5.  My job is to serve as a human shield, to protect my people from external intrusions, distractions, and idiocy of every stripe ”” and to avoid imposing my own idiocy on them as well.

I interpret this as my effort to make it safe in the organization to make mistakes and to be human. The tricky part is walking the line between making it so safe that people feel that mistakes don’t matter, and making it safe enough to stand the pressure of healthcare every single day. I tell the staff that my job is to free them to do their job.

6.  I strive to be confident enough to convince people that I am in charge, but humble enough to realize that I am often going to be wrong.

An employee once told me that she really likes a boss who says “I don’t know the answer, so let’s see if we can find the answer together.”

7.  I aim to fight as if I am right, and listen as if I am wrong ”” and to teach my people to do the same thing.

I would amend #7 to say that I tend to rely on my experience to guide my decisions,  but I often want to hear what others’ thoughts are to make sure the best solution is achieved.

8.  One of the best tests of my leadership and my organization is “what happens after people make a mistake?”

See #5.

9.  Innovation is crucial to every team and organization. So my job is to encourage my people to generate and test all kinds of new ideas. But it is also my job to help them kill off all the bad ideas we generate, and most of the good ideas, too.

Innovation is crucial in delivering healthcare.  One of my favorite techniques is to see how problems are solved in other fields and try to apply them to healthcare.  Teaching others to seek inspiration and to be comfortable with test-driving solutions is critical to giving a practice the competitive edge.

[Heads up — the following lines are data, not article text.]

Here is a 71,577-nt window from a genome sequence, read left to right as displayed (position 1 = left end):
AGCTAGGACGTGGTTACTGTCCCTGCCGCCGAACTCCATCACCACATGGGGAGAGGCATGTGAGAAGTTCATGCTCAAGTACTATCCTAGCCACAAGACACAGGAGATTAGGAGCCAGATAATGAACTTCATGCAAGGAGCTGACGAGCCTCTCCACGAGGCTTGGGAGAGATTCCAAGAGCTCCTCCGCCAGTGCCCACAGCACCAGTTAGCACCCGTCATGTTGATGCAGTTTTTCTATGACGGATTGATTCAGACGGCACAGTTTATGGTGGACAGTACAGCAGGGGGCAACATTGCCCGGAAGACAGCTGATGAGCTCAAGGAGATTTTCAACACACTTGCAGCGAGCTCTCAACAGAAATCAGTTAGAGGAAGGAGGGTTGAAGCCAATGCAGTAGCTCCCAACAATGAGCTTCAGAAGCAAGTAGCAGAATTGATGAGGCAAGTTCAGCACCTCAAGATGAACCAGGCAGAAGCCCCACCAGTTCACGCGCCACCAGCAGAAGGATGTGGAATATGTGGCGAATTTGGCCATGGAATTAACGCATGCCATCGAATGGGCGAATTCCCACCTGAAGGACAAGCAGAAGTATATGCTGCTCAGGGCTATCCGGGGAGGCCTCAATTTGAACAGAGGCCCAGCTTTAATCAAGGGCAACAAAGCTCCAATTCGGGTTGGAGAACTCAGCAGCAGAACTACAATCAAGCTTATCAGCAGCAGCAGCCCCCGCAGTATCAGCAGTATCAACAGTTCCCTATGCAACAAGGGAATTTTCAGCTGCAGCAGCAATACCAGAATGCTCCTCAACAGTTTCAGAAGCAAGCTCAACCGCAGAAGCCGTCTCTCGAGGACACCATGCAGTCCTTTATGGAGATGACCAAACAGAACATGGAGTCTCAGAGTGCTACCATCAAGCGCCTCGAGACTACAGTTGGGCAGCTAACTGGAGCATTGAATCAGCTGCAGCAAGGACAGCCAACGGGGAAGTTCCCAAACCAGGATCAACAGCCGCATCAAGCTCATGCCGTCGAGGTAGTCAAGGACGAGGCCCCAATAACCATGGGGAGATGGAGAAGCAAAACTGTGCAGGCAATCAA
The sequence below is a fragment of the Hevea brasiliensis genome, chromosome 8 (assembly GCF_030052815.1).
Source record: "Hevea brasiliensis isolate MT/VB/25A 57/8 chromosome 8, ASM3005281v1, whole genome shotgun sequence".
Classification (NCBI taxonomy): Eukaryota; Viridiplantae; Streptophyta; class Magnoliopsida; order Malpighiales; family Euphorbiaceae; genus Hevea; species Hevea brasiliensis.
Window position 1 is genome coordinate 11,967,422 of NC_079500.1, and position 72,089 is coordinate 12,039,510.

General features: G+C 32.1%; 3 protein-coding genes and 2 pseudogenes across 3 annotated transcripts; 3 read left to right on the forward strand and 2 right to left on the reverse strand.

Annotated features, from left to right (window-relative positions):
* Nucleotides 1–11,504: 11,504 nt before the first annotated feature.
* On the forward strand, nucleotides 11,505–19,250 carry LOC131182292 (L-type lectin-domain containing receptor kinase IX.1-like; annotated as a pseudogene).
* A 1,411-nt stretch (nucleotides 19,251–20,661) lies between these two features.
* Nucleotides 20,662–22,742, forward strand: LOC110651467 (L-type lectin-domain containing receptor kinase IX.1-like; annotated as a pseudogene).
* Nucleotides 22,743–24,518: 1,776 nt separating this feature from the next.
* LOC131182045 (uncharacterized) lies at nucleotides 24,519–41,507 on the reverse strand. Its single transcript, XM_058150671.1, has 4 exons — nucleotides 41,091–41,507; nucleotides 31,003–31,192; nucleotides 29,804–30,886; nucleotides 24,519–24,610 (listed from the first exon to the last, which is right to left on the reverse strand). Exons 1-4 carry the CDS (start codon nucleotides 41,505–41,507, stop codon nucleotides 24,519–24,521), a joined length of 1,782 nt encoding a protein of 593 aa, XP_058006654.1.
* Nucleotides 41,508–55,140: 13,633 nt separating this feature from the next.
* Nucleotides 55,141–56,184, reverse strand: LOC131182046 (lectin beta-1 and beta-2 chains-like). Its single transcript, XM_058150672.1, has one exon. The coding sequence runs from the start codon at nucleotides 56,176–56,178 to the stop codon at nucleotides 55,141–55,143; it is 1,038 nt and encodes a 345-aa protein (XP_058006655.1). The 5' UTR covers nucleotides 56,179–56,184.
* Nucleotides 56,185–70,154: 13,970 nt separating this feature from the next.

10.  Bad is stronger than good. It is more important to eliminate the negative than to accentuate the positive.

I agree.  I hate it, but it’s true.

11.  How I do things is as important as what I do.

Or maybe more important.  How I speak to staff, how I speak to patients, how I demonstrate compassion, how I deal with frustration, how I relate to someone who is going through something tragic, how I talk about my boss, how I ________ (fill in your answer here.)

12.  Because I wield power over others, I am at great risk of acting like an insensitive jerk and not realizing it.

Being a manager carries with it an almost bone-crushing responsibility for doing the right thing for the organization AND the right thing for the employee.  Trying to achieve a win/win in as many situations as possible is a noble calling, but one that can wear you down to a nub, which is when most of us may be accused of acting like insensitive jerks.  Acknowledging this state (apologizing is good) and taking a time out is the right thing to do.

If you describe what you want in a boss, and you’re not describing you…think about it.

Using What To Do What? Radiologists Use iTunes to…

©Ron Chapple Studios/Dreamstime.com

©Ron Chapple Studios/Dreamstime.com

Under the category of using existing software for new purposes, radiologists at Renji Hospital and Shanghai Jiaotong University School of Medicine are using iTunes to house and sort medical PDFs of images and research documents. Download Squad has the story here.